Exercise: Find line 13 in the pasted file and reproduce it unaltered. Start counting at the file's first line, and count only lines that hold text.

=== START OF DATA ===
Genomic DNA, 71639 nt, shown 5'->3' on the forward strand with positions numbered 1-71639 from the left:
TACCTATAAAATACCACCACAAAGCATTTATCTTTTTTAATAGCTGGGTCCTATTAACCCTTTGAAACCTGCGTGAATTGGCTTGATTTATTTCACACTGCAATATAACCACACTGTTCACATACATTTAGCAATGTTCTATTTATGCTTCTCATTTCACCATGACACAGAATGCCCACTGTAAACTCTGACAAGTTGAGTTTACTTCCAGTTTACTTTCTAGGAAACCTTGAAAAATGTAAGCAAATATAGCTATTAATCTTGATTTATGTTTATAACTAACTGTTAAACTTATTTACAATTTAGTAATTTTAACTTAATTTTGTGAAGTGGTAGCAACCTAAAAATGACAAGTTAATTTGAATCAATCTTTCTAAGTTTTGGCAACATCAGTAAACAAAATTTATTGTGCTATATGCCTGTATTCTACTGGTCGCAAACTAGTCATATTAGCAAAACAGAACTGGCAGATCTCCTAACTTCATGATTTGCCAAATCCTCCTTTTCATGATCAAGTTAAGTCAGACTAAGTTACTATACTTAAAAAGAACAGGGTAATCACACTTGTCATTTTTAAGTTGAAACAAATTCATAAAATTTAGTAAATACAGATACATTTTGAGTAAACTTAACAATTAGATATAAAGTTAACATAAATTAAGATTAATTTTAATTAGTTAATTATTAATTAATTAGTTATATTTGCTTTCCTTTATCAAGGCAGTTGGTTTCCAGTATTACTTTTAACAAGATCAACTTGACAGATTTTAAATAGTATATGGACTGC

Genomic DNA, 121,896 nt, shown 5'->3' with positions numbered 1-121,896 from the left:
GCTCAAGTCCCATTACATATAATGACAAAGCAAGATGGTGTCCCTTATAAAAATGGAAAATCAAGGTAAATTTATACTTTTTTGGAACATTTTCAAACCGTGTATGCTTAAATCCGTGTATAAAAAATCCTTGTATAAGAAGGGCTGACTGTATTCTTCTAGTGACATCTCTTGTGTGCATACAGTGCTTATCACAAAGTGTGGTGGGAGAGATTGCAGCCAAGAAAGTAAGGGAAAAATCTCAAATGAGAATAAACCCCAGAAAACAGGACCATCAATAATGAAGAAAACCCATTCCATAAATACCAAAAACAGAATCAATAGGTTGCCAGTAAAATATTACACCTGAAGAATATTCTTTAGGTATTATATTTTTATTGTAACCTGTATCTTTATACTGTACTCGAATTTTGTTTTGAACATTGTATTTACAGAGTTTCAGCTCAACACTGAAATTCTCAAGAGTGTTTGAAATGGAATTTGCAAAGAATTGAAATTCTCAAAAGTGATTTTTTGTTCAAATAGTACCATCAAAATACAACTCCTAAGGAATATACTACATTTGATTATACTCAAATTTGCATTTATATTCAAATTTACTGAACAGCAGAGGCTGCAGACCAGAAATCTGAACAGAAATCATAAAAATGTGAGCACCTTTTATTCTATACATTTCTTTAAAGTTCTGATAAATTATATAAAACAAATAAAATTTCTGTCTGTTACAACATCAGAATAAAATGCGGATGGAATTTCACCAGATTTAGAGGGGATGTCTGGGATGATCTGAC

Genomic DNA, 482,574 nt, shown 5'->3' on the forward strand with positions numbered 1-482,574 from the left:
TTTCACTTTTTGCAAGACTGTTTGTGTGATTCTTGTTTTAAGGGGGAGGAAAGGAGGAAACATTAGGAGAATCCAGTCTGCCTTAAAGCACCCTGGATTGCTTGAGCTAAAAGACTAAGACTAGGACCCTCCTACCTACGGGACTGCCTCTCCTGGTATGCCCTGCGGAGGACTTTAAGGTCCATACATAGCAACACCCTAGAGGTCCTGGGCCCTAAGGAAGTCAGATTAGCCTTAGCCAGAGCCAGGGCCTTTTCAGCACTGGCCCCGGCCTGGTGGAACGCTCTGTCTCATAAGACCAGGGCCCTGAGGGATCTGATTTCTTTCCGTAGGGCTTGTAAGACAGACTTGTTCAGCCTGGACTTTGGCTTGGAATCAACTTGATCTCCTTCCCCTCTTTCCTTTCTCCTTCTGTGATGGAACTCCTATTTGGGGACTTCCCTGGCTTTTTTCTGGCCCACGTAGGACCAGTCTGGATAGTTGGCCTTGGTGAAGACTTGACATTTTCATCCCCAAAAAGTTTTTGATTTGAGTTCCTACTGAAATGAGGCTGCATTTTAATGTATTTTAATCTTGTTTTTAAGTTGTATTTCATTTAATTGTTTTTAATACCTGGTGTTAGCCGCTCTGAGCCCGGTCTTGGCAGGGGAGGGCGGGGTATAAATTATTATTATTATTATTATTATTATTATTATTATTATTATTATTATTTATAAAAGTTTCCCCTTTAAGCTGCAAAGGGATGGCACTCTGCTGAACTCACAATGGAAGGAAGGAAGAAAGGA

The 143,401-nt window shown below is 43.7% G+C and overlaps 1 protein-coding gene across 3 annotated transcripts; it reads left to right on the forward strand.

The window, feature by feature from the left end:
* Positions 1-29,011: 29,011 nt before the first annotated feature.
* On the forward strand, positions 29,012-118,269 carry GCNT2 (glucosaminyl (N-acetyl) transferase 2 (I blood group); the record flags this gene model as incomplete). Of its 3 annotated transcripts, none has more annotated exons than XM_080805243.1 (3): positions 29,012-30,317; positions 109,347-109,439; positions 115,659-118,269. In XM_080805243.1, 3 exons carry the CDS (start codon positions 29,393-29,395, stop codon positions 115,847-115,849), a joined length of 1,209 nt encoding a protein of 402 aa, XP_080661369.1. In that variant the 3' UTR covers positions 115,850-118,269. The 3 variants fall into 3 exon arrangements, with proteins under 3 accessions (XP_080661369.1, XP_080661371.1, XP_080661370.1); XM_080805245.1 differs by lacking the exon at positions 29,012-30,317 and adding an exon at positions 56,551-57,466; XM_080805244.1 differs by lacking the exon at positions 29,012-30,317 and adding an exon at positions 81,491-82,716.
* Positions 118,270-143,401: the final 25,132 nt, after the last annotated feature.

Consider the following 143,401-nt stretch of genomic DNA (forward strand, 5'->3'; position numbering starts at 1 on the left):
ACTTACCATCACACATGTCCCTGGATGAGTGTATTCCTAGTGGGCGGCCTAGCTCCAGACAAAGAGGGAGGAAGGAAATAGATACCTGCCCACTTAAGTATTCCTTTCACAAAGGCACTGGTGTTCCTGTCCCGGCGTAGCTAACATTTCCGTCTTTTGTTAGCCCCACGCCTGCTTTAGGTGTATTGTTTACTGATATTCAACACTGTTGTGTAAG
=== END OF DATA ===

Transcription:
ACTTACCATCACACATGTCCCTGGATGAGTGTATTCCTAGTGGGCGGCCTAGCTCCAGACAAAGAGGGAGGAAGGAAATAGATACCTGCCCACTTAAGTATTCCTTTCACAAAGGCACTGGTGTTCCTGTCCCGGCGTAGCTAACATTTCCGTCTTTTGTTAGCCCCACGCCTGCTTTAGGTGTATTGTTTACTGATATTCAACACTGTTGTGTAAG